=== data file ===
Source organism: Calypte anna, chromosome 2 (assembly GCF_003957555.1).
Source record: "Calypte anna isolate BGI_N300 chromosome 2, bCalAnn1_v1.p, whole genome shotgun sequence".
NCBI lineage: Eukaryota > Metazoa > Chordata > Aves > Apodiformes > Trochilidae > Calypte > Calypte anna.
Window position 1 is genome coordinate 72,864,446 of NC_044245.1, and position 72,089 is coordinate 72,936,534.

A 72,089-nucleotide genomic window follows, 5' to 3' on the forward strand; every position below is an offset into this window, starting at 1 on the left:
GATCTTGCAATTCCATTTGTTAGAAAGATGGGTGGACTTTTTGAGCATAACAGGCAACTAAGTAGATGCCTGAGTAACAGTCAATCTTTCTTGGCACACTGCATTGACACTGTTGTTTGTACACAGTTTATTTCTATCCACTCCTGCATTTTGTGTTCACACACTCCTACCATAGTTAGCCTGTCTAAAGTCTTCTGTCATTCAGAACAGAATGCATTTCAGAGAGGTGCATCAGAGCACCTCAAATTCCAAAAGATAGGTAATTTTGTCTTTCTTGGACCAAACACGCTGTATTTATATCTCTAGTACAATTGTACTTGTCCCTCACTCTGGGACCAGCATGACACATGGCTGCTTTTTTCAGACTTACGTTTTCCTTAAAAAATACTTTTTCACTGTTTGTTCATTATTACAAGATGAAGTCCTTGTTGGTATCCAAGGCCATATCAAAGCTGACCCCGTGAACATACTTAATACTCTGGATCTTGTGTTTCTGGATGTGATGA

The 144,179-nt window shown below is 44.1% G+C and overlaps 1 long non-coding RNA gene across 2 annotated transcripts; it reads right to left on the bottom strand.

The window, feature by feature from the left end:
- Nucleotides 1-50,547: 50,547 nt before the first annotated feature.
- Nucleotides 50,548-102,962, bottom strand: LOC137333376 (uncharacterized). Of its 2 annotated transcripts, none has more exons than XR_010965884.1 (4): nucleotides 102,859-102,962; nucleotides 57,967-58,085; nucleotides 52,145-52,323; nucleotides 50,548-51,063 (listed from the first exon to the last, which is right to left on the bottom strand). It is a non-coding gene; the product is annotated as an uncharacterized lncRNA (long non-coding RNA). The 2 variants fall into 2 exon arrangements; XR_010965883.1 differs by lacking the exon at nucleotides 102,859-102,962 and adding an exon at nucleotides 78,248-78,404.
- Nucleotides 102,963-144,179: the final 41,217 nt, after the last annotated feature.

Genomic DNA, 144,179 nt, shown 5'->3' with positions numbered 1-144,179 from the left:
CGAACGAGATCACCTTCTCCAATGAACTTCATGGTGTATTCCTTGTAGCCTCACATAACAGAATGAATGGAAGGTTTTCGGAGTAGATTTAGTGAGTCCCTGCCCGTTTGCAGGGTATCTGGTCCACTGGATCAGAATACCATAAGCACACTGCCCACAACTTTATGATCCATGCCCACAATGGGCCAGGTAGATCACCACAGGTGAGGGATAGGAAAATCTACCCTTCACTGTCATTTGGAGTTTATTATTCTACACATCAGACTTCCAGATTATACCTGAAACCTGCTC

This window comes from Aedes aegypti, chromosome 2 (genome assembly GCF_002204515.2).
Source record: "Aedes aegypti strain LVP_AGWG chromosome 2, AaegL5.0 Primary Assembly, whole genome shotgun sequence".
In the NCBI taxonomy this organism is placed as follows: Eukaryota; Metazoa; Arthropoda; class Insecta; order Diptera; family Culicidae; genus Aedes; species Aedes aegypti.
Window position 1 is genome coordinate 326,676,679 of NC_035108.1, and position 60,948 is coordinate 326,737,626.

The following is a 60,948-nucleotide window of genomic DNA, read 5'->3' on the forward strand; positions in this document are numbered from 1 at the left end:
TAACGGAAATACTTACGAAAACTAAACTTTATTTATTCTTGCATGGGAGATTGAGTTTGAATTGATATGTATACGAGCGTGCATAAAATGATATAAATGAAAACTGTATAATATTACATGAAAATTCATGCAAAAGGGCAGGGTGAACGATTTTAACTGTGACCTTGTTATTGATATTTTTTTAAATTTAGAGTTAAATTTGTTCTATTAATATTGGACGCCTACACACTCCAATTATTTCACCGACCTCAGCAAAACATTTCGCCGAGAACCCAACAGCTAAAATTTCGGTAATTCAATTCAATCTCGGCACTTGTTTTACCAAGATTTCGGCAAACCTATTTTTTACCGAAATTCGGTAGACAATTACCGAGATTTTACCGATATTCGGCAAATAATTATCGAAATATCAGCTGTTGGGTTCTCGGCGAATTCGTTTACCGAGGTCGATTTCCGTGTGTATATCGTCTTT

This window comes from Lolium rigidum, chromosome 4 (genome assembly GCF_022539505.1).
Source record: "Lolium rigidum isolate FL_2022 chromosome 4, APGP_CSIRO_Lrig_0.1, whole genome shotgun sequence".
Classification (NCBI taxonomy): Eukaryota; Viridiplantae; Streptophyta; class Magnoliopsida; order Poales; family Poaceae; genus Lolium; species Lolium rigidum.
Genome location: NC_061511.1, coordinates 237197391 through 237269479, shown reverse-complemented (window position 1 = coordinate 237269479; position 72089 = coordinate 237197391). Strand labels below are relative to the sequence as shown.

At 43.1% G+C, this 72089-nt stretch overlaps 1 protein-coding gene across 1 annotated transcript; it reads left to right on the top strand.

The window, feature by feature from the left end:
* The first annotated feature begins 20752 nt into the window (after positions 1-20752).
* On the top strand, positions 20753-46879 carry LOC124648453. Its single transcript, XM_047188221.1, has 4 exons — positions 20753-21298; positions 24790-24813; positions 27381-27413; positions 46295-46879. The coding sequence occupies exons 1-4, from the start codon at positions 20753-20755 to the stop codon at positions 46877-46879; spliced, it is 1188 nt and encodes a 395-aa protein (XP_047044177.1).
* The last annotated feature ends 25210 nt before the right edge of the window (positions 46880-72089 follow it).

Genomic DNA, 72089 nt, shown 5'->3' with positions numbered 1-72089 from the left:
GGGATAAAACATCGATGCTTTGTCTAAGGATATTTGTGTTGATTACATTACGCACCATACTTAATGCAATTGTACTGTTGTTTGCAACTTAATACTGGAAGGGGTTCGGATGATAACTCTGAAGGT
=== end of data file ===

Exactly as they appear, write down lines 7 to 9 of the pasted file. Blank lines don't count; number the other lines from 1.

The 144,179-nt window shown below is 44.1% G+C and overlaps 1 long non-coding RNA gene across 2 annotated transcripts; it reads right to left on the bottom strand.

The window, feature by feature from the left end:
- Nucleotides 1-50,547: 50,547 nt before the first annotated feature.